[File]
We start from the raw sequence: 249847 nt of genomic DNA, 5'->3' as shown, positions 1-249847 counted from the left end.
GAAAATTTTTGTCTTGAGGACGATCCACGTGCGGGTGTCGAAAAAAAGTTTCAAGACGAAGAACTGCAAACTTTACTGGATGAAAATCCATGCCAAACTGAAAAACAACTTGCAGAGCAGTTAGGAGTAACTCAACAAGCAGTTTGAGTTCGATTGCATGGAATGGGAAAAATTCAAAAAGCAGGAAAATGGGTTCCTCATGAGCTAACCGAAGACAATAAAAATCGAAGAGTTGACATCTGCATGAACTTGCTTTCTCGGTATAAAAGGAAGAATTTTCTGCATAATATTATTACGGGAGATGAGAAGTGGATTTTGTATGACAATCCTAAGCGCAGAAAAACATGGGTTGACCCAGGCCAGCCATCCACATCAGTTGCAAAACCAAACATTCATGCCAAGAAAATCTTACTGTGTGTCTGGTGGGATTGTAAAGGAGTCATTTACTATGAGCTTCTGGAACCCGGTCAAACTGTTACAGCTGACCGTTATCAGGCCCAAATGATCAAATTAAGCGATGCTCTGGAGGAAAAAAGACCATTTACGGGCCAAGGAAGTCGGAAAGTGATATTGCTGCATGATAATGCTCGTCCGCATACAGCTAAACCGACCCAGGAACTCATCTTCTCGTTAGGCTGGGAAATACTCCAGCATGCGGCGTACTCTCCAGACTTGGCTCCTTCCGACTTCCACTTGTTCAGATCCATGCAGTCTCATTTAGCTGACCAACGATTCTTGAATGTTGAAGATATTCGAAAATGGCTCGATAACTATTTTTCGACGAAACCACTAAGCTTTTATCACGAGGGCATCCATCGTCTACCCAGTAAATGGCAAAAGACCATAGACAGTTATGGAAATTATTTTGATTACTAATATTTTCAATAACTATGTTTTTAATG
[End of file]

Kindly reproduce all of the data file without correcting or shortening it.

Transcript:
We start from the raw sequence: 249847 nt of genomic DNA, 5'->3' as shown, positions 1-249847 counted from the left end.
GAAAATTTTTGTCTTGAGGACGATCCACGTGCGGGTGTCGAAAAAAAGTTTCAAGACGAAGAACTGCAAACTTTACTGGATGAAAATCCATGCCAAACTGAAAAACAACTTGCAGAGCAGTTAGGAGTAACTCAACAAGCAGTTTGAGTTCGATTGCATGGAATGGGAAAAATTCAAAAAGCAGGAAAATGGGTTCCTCATGAGCTAACCGAAGACAATAAAAATCGAAGAGTTGACATCTGCATGAACTTGCTTTCTCGGTATAAAAGGAAGAATTTTCTGCATAATATTATTACGGGAGATGAGAAGTGGATTTTGTATGACAATCCTAAGCGCAGAAAAACATGGGTTGACCCAGGCCAGCCATCCACATCAGTTGCAAAACCAAACATTCATGCCAAGAAAATCTTACTGTGTGTCTGGTGGGATTGTAAAGGAGTCATTTACTATGAGCTTCTGGAACCCGGTCAAACTGTTACAGCTGACCGTTATCAGGCCCAAATGATCAAATTAAGCGATGCTCTGGAGGAAAAAAGACCATTTACGGGCCAAGGAAGTCGGAAAGTGATATTGCTGCATGATAATGCTCGTCCGCATACAGCTAAACCGACCCAGGAACTCATCTTCTCGTTAGGCTGGGAAATACTCCAGCATGCGGCGTACTCTCCAGACTTGGCTCCTTCCGACTTCCACTTGTTCAGATCCATGCAGTCTCATTTAGCTGACCAACGATTCTTGAATGTTGAAGATATTCGAAAATGGCTCGATAACTATTTTTCGACGAAACCACTAAGCTTTTATCACGAGGGCATCCATCGTCTACCCAGTAAATGGCAAAAGACCATAGACAGTTATGGAAATTATTTTGATTACTAATATTTTCAATAACTATGTTTTTAATG